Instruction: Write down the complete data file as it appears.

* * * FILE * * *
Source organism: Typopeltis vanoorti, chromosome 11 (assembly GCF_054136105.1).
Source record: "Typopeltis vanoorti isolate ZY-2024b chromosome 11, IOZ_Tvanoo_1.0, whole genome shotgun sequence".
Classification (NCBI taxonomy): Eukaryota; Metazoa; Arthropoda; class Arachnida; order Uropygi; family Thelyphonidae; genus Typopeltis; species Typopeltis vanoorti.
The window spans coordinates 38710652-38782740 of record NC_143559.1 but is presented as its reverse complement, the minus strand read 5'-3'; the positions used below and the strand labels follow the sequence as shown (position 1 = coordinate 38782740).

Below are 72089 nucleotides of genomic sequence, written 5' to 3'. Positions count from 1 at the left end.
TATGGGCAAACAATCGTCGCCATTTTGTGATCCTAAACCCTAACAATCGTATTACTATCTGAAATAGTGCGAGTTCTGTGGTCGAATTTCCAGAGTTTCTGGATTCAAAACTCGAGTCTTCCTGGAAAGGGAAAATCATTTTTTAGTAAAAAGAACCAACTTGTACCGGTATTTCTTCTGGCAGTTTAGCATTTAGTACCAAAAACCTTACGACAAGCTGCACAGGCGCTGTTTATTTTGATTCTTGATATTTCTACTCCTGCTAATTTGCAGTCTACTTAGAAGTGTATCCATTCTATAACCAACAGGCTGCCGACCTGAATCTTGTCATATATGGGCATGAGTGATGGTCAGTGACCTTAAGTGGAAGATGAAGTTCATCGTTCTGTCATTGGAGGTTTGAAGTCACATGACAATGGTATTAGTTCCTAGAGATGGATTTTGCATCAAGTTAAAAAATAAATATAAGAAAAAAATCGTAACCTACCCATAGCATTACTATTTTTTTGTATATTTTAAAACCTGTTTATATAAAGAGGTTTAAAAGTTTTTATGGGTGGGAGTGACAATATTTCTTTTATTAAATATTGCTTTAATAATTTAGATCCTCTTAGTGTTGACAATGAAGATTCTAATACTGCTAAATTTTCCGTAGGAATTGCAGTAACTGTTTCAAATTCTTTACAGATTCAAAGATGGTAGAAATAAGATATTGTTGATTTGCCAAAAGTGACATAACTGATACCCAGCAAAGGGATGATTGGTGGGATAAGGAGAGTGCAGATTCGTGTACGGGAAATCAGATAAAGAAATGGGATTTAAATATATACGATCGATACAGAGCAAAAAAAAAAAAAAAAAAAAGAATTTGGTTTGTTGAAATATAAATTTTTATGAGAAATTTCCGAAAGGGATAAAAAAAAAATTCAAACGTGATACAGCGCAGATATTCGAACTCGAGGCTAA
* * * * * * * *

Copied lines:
Source organism: Typopeltis vanoorti, chromosome 11 (assembly GCF_054136105.1).
Source record: "Typopeltis vanoorti isolate ZY-2024b chromosome 11, IOZ_Tvanoo_1.0, whole genome shotgun sequence".
Classification (NCBI taxonomy): Eukaryota; Metazoa; Arthropoda; class Arachnida; order Uropygi; family Thelyphonidae; genus Typopeltis; species Typopeltis vanoorti.
The window spans coordinates 38710652-38782740 of record NC_143559.1 but is presented as its reverse complement, the minus strand read 5'-3'; the positions used below and the strand labels follow the sequence as shown (position 1 = coordinate 38782740).

Below are 72089 nucleotides of genomic sequence, written 5' to 3'. Positions count from 1 at the left end.
TATGGGCAAACAATCGTCGCCATTTTGTGATCCTAAACCCTAACAATCGTATTACTATCTGAAATAGTGCGAGTTCTGTGGTCGAATTTCCAGAGTTTCTGGATTCAAAACTCGAGTCTTCCTGGAAAGGGAAAATCATTTTTTAGTAAAAAGAACCAACTTGTACCGGTATTTCTTCTGGCAGTTTAGCATTTAGTACCAAAAACCTTACGACAAGCTGCACAGGCGCTGTTTATTTTGATTCTTGATATTTCTACTCCTGCTAATTTGCAGTCTACTTAGAAGTGTATCCATTCTATAACCAACAGGCTGCCGACCTGAATCTTGTCATATATGGGCATGAGTGATGGTCAGTGACCTTAAGTGGAAGATGAAGTTCATCGTTCTGTCATTGGAGGTTTGAAGTCACATGACAATGGTATTAGTTCCTAGAGATGGATTTTGCATCAAGTTAAAAAATAAATATAAGAAAAAAATCGTAACCTACCCATAGCATTACTATTTTTTTGTATATTTTAAAACCTGTTTATATAAAGAGGTTTAAAAGTTTTTATGGGTGGGAGTGACAATATTTCTTTTATTAAATATTGCTTTAATAATTTAGATCCTCTTAGTGTTGACAATGAAGATTCTAATACTGCTAAATTTTCCGTAGGAATTGCAGTAACTGTTTCAAATTCTTTACAGATTCAAAGATGGTAGAAATAAGATATTGTTGATTTGCCAAAAGTGACATAACTGATACCCAGCAAAGGGATGATTGGTGGGATAAGGAGAGTGCAGATTCGTGTACGGGAAATCAGATAAAGAAATGGGATTTAAATATATACGATCGATACAGAGCAAAAAAAAAAAAAAAAAAAAGAATTTGGTTTGTTGAAATATAAATTTTTATGAGAAATTTCCGAAAGGGATAAAAAAAAAATTCAAACGTGATACAGCGCAGATATTCGAACTCGAGGCTAA